In one of her first acts as Interior Secretary, Deb Haaland has set up a new unit within the Bureau of Indian Affairs to investigate the many thousands of unsolved cases involving missing and murdered Indigenous Americans, the majority of whom are women.
“The new [Missing and Murdered] unit will provide the resources and leadership to prioritize these cases and coordinate resources to hold people accountable, keep our communities safe, and provide closure for families,” said Haaland in a statement published on the Department of the Interior’s website on Thursday, ABC News reports.
The move from Haaland—a member of the Laguna Pueblo and the first Native American cabinet secretary in United States history, per Indian Country Today, who previously represented New Mexico’s 1st District in Congress—builds on her work in the House of Representatives over the past two years, where she led the bipartisan legislative effort to address the oft-ignored crisis that Indigenous women have faced for far too long, The Missoula Current notes. Homicide is the third leading cause of death for American Indian and Alaska Native women and girls between the ages of 10 and 24, according to ABC News, and Indigenous women are more than 10 times more likely to be victims of murder, though due to underfunding and lack of interest those murders often go unsolved.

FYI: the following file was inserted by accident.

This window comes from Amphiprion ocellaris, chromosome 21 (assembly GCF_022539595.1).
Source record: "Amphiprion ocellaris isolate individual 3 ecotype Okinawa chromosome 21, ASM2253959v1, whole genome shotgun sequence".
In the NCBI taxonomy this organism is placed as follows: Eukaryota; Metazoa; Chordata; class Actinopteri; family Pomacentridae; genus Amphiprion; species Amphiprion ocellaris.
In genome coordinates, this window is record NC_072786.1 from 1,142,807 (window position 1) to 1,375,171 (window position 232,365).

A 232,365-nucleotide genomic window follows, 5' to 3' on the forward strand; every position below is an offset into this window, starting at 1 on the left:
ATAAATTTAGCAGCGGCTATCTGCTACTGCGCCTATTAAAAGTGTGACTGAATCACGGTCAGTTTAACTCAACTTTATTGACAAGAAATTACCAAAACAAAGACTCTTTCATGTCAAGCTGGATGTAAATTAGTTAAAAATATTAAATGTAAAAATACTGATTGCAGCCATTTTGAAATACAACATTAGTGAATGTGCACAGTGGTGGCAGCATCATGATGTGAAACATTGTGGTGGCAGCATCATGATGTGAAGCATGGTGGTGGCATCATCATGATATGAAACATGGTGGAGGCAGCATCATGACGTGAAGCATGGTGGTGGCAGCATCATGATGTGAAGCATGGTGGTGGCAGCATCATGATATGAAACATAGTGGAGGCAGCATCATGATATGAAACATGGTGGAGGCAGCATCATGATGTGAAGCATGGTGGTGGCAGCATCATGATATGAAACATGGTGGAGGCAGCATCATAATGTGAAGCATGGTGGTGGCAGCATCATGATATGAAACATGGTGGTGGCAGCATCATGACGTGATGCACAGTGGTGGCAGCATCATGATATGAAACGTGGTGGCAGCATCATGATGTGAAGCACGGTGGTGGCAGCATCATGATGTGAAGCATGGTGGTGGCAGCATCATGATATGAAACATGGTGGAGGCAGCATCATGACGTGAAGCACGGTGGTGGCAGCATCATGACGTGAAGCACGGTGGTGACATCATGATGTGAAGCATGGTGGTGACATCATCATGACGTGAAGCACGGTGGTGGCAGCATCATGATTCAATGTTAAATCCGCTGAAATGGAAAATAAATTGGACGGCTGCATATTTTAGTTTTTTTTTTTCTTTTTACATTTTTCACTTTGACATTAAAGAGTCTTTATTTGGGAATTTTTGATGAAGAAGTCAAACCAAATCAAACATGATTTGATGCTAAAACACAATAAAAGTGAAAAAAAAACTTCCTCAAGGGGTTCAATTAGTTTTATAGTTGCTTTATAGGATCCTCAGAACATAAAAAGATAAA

Still, advocates warn that there’s still more work to be done. “We have to recognize this as just the start,” Abigail Echo-Hawk, director of the Urban Indian Health Institute, told ABC News. “It’s not enough to search for them when they go missing or investigate the crimes when they’re murdered. We have to be at the point of prevention.”